By supporting the fight against the emerald ash borer and other damaging pests, American Forests and its partners are bringing solutions to the ground level and finding ways for reforestation efforts to have the greatest possible longevity.
Coastal wetlands support a huge range of life on Earth and provide the major benefit of capturing and storing carbon—so-called “blue carbon.” Conserving and restoring these ecosystems can contribute to broader efforts that combat climate change.
Seedlings are desperately needed to restore the 85,000 acres of thornforest in the Texas’ Rio Grande Valley that have been identified as a high priority for reforestation. It would take 85 million seedlings to reforest that many acres, a number that would take 166 years to grow at the current rate of production among nurseries. Seed hunters like Gisele Garza are helping to meet this challenge head on.
America’s landscapes are unlike anything in the world. But the twin crises of climate change and global biodiversity loss present an existential threat to these places and our future. The America the Beautiful initiative is an ambitious but achievable goal to respond to this threat by conserving, connecting and restoring 30% of our lands and waters by 2030.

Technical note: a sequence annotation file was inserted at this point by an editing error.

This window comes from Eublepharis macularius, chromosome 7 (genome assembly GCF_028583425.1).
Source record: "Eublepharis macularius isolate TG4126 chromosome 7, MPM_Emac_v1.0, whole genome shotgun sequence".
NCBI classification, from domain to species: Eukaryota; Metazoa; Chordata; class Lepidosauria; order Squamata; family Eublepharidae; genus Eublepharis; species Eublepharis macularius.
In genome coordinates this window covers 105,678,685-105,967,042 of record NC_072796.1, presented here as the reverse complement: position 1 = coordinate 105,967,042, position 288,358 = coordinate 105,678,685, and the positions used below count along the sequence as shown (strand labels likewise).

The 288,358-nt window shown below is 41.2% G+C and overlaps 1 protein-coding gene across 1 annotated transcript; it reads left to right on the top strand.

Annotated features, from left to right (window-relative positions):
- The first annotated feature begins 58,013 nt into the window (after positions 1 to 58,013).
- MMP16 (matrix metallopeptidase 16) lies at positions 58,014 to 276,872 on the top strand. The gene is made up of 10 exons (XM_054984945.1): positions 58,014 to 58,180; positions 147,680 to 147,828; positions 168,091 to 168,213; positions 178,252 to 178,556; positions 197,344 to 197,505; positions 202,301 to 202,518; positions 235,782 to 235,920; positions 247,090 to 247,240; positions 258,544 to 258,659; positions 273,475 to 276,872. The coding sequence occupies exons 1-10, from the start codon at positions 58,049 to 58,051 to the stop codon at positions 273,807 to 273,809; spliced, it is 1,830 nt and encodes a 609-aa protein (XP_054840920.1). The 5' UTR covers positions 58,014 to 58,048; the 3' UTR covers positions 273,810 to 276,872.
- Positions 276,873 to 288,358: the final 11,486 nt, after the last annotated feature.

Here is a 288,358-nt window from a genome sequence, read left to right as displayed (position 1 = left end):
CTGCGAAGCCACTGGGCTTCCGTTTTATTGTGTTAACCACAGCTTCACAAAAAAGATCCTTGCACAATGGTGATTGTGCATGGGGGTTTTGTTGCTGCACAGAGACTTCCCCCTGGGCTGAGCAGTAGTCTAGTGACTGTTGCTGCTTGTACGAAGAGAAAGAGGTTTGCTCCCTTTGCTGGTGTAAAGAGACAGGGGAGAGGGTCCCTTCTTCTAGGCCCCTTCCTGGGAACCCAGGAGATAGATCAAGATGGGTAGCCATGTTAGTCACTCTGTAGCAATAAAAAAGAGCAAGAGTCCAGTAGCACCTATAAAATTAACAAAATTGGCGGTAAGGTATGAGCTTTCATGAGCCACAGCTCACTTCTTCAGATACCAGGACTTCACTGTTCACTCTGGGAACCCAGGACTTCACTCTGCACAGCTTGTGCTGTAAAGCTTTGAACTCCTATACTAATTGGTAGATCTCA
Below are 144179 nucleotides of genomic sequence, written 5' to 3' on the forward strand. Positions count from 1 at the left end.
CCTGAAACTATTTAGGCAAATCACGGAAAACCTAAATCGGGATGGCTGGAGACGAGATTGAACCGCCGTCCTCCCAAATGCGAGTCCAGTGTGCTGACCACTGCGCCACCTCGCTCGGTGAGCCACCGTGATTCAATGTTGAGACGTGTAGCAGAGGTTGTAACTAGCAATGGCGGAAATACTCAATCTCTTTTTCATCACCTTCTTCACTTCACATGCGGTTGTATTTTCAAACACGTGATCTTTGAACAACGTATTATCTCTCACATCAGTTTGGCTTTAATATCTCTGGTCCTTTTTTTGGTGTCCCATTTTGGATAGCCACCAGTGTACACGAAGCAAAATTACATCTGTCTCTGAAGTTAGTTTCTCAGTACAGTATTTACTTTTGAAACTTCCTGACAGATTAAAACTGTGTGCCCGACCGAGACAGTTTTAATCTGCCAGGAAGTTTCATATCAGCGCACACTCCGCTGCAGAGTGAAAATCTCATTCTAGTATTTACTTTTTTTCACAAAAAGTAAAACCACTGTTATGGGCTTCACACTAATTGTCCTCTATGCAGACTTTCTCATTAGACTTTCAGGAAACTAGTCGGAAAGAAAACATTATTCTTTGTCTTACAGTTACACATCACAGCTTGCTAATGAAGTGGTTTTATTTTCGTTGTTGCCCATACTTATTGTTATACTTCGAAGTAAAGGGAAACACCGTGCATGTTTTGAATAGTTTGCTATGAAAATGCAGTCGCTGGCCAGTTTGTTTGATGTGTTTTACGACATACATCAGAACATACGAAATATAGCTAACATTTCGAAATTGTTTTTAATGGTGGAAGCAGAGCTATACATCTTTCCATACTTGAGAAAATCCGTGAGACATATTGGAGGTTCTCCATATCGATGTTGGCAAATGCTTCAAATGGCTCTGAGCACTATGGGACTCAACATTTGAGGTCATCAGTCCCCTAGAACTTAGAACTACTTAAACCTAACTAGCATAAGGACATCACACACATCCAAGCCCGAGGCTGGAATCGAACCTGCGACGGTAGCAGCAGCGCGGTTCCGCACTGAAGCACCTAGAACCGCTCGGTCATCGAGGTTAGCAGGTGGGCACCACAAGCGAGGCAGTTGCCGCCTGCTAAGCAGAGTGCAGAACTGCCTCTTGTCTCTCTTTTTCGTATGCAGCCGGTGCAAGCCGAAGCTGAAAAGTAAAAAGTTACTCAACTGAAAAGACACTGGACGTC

Perennial grain crops hold unique and robust potential to help mitigate climate change by capturing significant amounts of carbon dioxide from the air and putting it back into the soil.
Blue carbon ecosystems are exceptional at storing carbon because they are more effective at burying plants that have settled in the soil. When these plants get buried they do not decompose, which keeps the carbon that is stored in them from being released back into the atmosphere. Learn how WILDCOAST, an international conservation team, is helping to conserve and restore blue carbon ecosystems.
Agroforestry is, in a nutshell, farming with trees. A renewed interest in agroforestry comes from the opportunity it presents to turn farmers into climate heroes, sequestering carbon on working farmland while keeping it productive and profitable.
Climate change is here. As the Minnesota’s climate becomes warmer—and drier during the growing season—these cold-hardy trees are beginning to struggle. The Forest Assisted Migration Project is the kind of big solution needed to adapt to climate change in Minnesota.
Since 2000, wildfires have burned an average of 7 million acres per year, more than double the average annual acres burned in the 1990s. Proper wildfire management is critical to reduce risks for American communities, protect fragile ecosystems and prevent millions of tons of carbon dioxide from being emitted into the atmosphere.